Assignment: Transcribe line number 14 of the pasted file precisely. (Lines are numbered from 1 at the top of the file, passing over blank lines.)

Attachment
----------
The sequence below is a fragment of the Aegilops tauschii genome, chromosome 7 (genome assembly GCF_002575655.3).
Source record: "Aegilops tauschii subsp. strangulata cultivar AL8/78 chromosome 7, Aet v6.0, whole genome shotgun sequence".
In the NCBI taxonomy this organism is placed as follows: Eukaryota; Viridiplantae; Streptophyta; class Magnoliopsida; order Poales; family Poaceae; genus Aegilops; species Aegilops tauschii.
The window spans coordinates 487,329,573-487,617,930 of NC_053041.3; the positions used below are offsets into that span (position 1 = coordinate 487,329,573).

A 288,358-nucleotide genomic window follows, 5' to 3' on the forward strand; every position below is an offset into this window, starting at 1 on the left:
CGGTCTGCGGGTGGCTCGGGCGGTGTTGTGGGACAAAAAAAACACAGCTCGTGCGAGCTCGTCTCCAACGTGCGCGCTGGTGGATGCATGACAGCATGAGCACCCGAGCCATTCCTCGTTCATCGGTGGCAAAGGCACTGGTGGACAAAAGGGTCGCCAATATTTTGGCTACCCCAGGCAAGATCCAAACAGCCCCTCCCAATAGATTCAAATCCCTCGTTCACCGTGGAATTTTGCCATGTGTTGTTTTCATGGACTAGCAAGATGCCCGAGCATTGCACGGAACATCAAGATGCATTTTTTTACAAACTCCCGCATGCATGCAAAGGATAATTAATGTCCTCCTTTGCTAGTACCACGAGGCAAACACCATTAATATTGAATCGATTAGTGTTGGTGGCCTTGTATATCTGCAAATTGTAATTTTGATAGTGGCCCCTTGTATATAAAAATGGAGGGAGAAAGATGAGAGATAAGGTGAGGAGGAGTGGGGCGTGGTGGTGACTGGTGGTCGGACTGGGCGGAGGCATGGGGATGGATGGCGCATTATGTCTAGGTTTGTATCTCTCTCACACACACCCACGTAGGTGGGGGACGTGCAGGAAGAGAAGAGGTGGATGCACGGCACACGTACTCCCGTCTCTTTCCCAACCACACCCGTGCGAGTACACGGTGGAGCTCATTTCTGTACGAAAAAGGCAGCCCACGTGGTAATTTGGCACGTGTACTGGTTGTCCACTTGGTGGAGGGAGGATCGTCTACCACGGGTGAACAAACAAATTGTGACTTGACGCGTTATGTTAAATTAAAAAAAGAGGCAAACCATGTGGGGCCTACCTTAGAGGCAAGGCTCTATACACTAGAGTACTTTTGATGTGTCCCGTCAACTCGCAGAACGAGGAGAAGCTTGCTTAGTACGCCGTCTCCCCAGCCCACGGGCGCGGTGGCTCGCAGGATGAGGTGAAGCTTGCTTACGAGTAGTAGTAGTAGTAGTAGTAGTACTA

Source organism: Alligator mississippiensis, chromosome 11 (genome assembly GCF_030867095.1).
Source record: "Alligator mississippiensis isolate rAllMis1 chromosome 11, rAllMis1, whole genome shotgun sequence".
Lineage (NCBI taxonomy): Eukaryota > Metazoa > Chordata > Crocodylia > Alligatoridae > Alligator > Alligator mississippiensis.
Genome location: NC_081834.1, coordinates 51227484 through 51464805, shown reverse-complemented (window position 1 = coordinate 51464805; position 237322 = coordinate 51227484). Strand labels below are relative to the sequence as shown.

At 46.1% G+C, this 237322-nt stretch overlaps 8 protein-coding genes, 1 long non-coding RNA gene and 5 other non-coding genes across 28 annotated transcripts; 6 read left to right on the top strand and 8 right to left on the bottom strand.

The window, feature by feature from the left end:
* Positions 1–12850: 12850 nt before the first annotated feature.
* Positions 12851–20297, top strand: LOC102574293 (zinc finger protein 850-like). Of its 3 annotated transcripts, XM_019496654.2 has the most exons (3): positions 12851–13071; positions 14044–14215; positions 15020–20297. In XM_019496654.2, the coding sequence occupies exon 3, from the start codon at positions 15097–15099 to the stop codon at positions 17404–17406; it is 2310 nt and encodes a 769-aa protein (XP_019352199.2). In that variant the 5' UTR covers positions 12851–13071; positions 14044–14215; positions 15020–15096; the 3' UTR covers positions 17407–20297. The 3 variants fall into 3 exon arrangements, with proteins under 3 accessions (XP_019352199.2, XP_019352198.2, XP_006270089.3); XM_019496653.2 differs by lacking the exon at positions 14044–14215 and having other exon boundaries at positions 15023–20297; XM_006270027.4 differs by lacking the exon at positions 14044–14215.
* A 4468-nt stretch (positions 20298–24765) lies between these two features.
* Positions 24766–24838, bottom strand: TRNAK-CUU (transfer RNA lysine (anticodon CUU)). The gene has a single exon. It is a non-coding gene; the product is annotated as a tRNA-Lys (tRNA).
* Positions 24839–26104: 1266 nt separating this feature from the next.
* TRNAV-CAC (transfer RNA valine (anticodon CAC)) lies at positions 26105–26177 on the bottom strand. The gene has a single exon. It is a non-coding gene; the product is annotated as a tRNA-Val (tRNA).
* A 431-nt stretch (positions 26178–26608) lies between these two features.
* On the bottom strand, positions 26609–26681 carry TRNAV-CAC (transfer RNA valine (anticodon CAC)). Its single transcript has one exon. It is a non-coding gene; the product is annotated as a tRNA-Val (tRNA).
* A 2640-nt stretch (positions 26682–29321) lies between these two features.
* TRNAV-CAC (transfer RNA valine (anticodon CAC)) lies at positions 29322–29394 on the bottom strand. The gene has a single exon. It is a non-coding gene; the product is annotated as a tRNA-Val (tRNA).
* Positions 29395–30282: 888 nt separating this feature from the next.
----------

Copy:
* Positions 12851–20297, top strand: LOC102574293 (zinc finger protein 850-like). Of its 3 annotated transcripts, XM_019496654.2 has the most exons (3): positions 12851–13071; positions 14044–14215; positions 15020–20297. In XM_019496654.2, the coding sequence occupies exon 3, from the start codon at positions 15097–15099 to the stop codon at positions 17404–17406; it is 2310 nt and encodes a 769-aa protein (XP_019352199.2). In that variant the 5' UTR covers positions 12851–13071; positions 14044–14215; positions 15020–15096; the 3' UTR covers positions 17407–20297. The 3 variants fall into 3 exon arrangements, with proteins under 3 accessions (XP_019352199.2, XP_019352198.2, XP_006270089.3); XM_019496653.2 differs by lacking the exon at positions 14044–14215 and having other exon boundaries at positions 15023–20297; XM_006270027.4 differs by lacking the exon at positions 14044–14215.